By Andrew Haas
Hollywood has tried many times to take Japanese manga/anime and bring it to live action American cinema, often to dismal results. Whether they be the mind-numbing Speed Racer or the insulting Dragonball: Evolution, these studio adaptations of overseas properties have been treated like cash grabs while failing to understand why they’re beloved by fans. So there’s a lot of pressure surrounding their latest attempt with Ghost in the Shell. Not only are they tackling a property that has been highly influential in modern sci-fi, but the project was facing controversy right from the start with the casting of white actors in major roles against the Japanese setting, specifically Scarlett Johannson as the lead. With all the production and publicity troubles this film has gone though, is there still hope for it? While I can definitely say the Shell has a lot going for it, there isn’t much of a Ghost to fill it.
The film is set in a future where humans give themselves cyber-enhancements. Within the task force Section 9, the Major, played by Scarlett Johansson, is the first of her kind as a fully synthetic body with a human mind. She is on the hunt for a terrorist named Kuze, played by Michael Pitt, who is targeting Hanka Robotics and their artificial intelligence technology. But as she digs deeper into his motivations, she begins to doubt herself and suspect that she might not be who she thinks she is.
To this film’s credit, I could tell that the people behind this adaptation have much respect for the material, at least judging by how it looks. The visuals to this cyberpunk future are breathtaking. From the robotic enhancements to the costumes to the skyscraper sized holograms, everything feels like it has been pulled straight out of a manga. There are many homages to the franchise’s past, including some impressive recreations of scenes from the 1995 classic. The cinematography has the same cinematic framing you’d find in the artwork of a comic panel. I also admire the effects department for incorporating some practical work amidst all the CGI, which is excellent for the most part. I especially liked the effect of the Major’s thermoptic camouflage suit. Accompanying the look of the film is a cool soundtrack by Clint Mansell and Lorne Baffe, which adds to the futuristic setting.
In terms of the cast, they all do a fine job with their characters. Not many of the members of Section 9 are given a whole lot to do, though they have their moments. Pilou Asbæk manages to be likeable as Batou. I really enjoyed Takeshi Kitano as Chief Daisuke Aramaki, who has some of the best scenes in the film. Michael Pitt as Kuze starts out as a promising villain, but that doesn’t last too long. In terms of the controversial casting of Johansson, while I’m not sure what I can say about the race aspect, I thought her performance as the Major was fairly decent, and she does look great in the action scenes. However, even though Johansson does a good job, the way her character is written does bring to light some of the film’s lesser aspects.
At first, I was interested in the new take on the Major’s character. One of the downsides of the original film is that it isn’t so much about the growth of the characters as it is about them exploring their roles and the ideas of their world. Here, they try to give her more of a backstory with secrets that reveal themselves through glitches in her memory. There’s a small but beautiful scene where she meets a woman who’s completely human and touches her face to understand what it feels like. But then I realized halfway through that her arc was leading to a generic missing identity/revenge action plot a la RoboCop or Total Recall. So when the Major goes through some emotional moments as she discovers more about her past, I wasn’t quite as invested as I wanted to be. There’s also a reveal about her character towards the end that, without giving much away, is bound to raise more eyebrows at Johansson’s portrayal.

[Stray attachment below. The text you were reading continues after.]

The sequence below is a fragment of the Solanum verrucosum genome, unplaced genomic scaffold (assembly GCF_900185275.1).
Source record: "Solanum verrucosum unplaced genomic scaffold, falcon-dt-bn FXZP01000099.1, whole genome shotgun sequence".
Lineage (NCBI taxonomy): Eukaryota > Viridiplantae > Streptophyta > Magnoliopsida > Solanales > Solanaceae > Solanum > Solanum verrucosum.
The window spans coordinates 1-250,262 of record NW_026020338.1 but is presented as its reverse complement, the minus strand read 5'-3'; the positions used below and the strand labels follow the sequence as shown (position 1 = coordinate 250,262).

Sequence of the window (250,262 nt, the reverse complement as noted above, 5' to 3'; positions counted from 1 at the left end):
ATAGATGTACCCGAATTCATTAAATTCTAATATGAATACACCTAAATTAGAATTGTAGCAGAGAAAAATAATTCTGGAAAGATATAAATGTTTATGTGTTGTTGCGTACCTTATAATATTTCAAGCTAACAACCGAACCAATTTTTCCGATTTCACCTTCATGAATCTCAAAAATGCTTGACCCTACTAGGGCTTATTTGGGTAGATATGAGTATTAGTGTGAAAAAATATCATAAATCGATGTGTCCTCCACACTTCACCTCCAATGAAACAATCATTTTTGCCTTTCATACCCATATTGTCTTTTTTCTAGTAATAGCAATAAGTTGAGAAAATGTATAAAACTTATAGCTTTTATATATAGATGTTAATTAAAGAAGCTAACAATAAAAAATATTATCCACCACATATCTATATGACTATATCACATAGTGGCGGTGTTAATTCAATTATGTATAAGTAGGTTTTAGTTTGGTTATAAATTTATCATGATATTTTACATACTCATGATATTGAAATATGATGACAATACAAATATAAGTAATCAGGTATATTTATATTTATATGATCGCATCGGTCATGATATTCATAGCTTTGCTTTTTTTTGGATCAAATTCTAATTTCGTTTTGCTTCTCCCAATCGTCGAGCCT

The problem with adapting such influential source material is that it’s hard to be fresh again when we’ve seen other filmmakers borrow so much from the original since its release. As good and faithful as the visuals are, by this point a lot seems like it’s been done before in films made in between the anime and this version. This is why the story ends up being a burden on the film: it tries to balance various incarnations of the lore along with slightly new ideas, but it ironically ends up struggling for substance. While the 1995 anime was filled with challenging philosophies on identity, they are heavily downplayed here in favor of replicating the cool cyberpunk anime aesthetics, which can only carry a film so far.
In the end, I left the theater feeling half satisfied and half empty. At best, Ghost in the Shell is visual eye-candy, as the filmmakers’ effort is stronger than the script they had to work with. It’s definitely one of Hollywood’s best attempts at adapting anime, but that really isn’t saying much. It wants to honor its source material and mostly does a fair job, but it lacks much of the complexity that gave the property its strength. Without that, there’s little to differentiate the new Ghost in the Shell from other sci-fi films of the past 20 years. I’m glad I saw it, but I’m in no rush to see it again.